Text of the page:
Submitted Under Third Circuit L.A.R. 34.1(a) on January 25,
Petition from the United States District Court for the
Eastern District of Pennsylvania (D.C. No: 2:18-cv-01541)
District Judge: Honorable Wendy Beetlestone
Michael I. McDermott, Esq. Counsel for Appellant
Jennifer MacNaughton, Esq. Andrew Pomager, Esq. City of
Philadelphia Law Department Counsel for Appellees
Before: SMITH, Chief Judge, and CHAGARES and BIBAS, Circuit
defendant commits a continuing violation of the law, the
limitations period starts running from the defendant's
last act, not from when the effects of that violation end.
Here, the defendants arrested and prosecuted James Randall in
Philadelphia for drug and weapons crimes. As a result of that
prosecution, New Jersey and Delaware County, Pennsylvania,
lodged detainers against Randall for violating his probation.
So he remained in those jurisdictions' custody until
December 2015. But the defendants' last act was in August
2015, when they dropped the charges and sent Randall to New
clock started to run on Randall's Section 1983
malicious-prosecution claim in August 2015. And that clock
ran out in August 2017. But Randall filed this suit in
December 2017-four months too late. So we will affirm the
District Court's dismissal of this suit as untimely.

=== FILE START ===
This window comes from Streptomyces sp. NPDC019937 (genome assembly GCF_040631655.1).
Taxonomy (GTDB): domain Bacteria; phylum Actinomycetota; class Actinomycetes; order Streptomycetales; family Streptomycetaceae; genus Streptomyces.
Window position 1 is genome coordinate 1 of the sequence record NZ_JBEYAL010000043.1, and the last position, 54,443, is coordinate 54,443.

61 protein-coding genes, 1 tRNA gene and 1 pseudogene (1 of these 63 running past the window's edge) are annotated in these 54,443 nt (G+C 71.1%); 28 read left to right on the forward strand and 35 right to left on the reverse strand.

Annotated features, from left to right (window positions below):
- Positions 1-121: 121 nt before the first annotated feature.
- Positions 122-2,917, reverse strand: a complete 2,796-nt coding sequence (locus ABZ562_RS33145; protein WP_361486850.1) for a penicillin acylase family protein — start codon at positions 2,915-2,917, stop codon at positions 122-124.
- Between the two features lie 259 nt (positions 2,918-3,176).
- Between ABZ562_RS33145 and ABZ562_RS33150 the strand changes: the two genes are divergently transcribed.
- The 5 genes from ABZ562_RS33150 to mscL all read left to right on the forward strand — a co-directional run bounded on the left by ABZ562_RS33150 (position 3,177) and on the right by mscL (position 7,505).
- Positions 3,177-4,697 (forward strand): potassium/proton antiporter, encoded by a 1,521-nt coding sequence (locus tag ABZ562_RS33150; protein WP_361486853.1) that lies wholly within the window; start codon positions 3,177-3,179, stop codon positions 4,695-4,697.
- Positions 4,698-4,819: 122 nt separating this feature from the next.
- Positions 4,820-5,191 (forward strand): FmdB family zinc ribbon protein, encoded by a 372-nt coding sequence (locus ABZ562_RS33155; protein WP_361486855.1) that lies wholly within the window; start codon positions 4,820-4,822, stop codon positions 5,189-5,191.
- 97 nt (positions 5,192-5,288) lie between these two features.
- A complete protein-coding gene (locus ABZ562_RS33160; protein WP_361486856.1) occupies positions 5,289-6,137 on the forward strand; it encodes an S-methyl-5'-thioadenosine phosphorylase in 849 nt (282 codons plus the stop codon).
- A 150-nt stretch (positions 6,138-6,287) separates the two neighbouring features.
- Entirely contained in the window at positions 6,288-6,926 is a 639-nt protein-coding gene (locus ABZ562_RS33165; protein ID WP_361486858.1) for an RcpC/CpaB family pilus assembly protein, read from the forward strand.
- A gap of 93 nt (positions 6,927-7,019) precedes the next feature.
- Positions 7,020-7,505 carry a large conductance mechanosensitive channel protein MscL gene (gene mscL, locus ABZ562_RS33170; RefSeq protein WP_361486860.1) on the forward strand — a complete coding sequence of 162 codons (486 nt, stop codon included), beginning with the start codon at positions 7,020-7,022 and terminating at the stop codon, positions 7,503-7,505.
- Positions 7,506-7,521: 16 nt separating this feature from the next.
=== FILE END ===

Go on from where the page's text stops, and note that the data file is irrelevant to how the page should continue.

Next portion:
December 2013, Philadelphia police found drugs, a gun, and
money in an apartment that they thought was Randall's. So
the police arrested Randall, and the Philadelphia District
Attorney's Office charged him with drug and weapons
crimes. But it dropped all the charges on August 24, 2015.
was not the end of Randall's time in custody. When he was
arrested in Philadelphia, he was already on probation in both
New Jersey and Delaware County, Pennsylvania. And when they
heard about his arrest, both those jurisdictions issued
detainers for him. So after dropping the charges,
Pennsylvania released Randall into New Jersey's custody.
He remained in custody, first in New Jersey and then in
Delaware County, until December 24, 2015.
December 26, 2017, Randall sued the Philadelphia Law
Department and the Philadelphia police officers who had
arrested him. His amended complaint alleged several Section
1983 claims and Pennsylvania tort claims. The defendants
moved to dismiss based on the statute of limitations. The
District Court granted the motion, dismissing Randall's
claims with prejudice as time-barred.
appeals only the dismissal of his Section 1983
malicious-prosecution claim. We review that dismissal de
novo. Conrad v. Pa. State Police, 902 F.3d 178, 182
(3d Cir. 2018).